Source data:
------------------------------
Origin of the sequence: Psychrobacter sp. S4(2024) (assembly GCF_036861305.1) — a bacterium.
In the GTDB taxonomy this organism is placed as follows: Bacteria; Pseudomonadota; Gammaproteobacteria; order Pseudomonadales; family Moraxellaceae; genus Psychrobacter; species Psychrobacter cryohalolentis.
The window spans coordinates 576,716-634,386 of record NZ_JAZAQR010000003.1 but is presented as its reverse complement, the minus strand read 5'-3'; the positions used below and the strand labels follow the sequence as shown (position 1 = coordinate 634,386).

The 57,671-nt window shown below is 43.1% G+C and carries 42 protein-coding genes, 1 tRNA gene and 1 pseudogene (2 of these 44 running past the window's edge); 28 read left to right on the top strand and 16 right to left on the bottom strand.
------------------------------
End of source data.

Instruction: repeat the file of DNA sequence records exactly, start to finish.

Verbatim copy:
Origin of the sequence: Psychrobacter sp. S4(2024) (assembly GCF_036861305.1) — a bacterium.
In the GTDB taxonomy this organism is placed as follows: Bacteria; Pseudomonadota; Gammaproteobacteria; order Pseudomonadales; family Moraxellaceae; genus Psychrobacter; species Psychrobacter cryohalolentis.
The window spans coordinates 576,716-634,386 of record NZ_JAZAQR010000003.1 but is presented as its reverse complement, the minus strand read 5'-3'; the positions used below and the strand labels follow the sequence as shown (position 1 = coordinate 634,386).

The 57,671-nt window shown below is 43.1% G+C and carries 42 protein-coding genes, 1 tRNA gene and 1 pseudogene (2 of these 44 running past the window's edge); 28 read left to right on the top strand and 16 right to left on the bottom strand.